Robin Mills is a Non-Resident Fellow at the Center on Global Energy Policy. In his full time capacity he is CEO of Qamar Energy, which he established in 2015 to meet the need for regionally based Middle East insight and project delivery across the oil and gas, renewable, hydrogen and carbon management sectors. Prior to this, he led major consulting assignments for the EU in Iraq and for a variety of international oil companies on Middle East business development, integrated gas and power generation and renewable energy. Robin worked for a decade for Shell, concentrating on new business development in the UAE, Qatar, Iraq, Iran and other Middle Eastern countries. He subsequently worked for six years with Dubai Holding and the Emirates National Oil Company (ENOC), where he advanced business development efforts in the Middle East energy sector.
He is the author of two books, The Myth of the Oil Crisis, which evaluates global long-term oil supply, and Capturing Carbon, the first comprehensive overview of carbon capture and storage for the non-specialist, and co-editor of Low-Carbon Energy in the Middle East and North Africa. He is the columnist on energy and environmental issues at The National newspaper (Abu Dhabi) and comments widely on energy issues in the media, including Foreign Policy, the Financial Times, The Atlantic, CNN, CNBC Arabiya, BBC, Al Jazeera, Bloomberg, Sky News and others.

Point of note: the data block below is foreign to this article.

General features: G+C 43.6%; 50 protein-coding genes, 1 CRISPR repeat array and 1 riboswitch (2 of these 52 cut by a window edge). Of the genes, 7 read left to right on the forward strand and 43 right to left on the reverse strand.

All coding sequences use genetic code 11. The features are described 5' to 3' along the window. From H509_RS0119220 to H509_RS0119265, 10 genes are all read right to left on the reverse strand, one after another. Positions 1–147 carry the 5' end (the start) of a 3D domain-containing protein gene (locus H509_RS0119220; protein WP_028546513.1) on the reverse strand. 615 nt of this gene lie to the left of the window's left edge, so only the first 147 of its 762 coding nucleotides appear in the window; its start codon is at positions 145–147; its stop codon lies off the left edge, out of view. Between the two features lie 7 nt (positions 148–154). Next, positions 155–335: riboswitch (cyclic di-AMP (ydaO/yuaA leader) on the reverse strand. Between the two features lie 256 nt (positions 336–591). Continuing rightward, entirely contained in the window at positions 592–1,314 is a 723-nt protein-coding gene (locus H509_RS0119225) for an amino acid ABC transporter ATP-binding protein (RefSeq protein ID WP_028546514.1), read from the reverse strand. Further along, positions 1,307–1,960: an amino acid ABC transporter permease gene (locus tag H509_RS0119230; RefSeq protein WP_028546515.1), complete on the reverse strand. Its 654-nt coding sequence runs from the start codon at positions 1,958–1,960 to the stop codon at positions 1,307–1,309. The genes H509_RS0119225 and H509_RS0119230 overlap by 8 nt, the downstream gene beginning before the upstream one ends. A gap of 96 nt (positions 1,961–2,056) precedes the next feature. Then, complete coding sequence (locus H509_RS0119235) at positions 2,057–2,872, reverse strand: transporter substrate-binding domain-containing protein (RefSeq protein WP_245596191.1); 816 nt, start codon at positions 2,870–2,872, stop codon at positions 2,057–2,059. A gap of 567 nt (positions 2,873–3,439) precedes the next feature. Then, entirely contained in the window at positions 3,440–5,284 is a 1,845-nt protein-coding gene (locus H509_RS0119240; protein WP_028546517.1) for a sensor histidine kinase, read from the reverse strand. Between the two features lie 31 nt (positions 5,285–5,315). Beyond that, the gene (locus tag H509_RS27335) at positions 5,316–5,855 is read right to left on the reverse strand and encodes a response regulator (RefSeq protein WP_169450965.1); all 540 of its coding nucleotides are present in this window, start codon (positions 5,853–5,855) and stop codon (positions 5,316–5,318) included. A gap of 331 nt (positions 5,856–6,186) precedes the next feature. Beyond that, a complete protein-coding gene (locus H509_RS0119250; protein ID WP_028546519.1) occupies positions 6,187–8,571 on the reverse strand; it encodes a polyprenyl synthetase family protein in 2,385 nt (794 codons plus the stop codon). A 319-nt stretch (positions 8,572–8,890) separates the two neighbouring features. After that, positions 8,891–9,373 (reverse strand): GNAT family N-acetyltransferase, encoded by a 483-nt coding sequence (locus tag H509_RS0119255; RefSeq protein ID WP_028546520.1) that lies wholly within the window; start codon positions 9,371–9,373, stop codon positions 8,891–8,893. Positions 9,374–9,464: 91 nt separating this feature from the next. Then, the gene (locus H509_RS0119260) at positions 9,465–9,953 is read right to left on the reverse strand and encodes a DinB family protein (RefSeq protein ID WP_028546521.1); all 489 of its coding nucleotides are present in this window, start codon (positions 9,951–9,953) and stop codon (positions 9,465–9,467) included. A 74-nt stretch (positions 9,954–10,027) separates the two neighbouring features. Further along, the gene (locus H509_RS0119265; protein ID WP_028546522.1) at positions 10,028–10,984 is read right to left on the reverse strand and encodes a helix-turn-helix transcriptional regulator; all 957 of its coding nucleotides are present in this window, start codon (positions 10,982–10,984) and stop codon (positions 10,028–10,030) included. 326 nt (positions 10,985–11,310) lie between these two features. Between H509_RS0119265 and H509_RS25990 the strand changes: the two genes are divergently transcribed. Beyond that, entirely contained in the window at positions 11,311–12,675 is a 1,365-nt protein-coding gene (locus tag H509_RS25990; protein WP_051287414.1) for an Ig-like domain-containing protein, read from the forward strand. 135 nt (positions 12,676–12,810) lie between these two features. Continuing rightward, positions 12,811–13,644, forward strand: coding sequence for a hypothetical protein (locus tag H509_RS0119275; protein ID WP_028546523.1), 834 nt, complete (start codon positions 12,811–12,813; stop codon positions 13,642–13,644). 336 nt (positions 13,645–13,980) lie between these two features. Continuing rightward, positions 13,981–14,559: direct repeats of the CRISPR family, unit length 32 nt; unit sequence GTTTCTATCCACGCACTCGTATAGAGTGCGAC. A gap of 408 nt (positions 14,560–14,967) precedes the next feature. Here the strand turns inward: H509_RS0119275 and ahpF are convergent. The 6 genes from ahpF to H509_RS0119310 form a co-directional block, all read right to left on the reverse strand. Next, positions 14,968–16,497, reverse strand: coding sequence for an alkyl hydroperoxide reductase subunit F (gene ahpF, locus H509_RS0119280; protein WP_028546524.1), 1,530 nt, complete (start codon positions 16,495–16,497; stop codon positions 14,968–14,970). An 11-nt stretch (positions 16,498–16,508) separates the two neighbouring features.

He has been Non-Resident Fellow for Energy at the Brookings Institution. He holds a first-class degree in Geology from the University of Cambridge and speaks Arabic, Farsi, Dutch and Norwegian.
During the early years of the 21st century, the Middle East emerged as a fast-growing center not just of natural gas production and exports but also of demand. Including Egypt, total growth in annual demand from 2000 to 2017 was greater than any region except Asia, a feat more surprising when considering the region’s relatively small population and economy.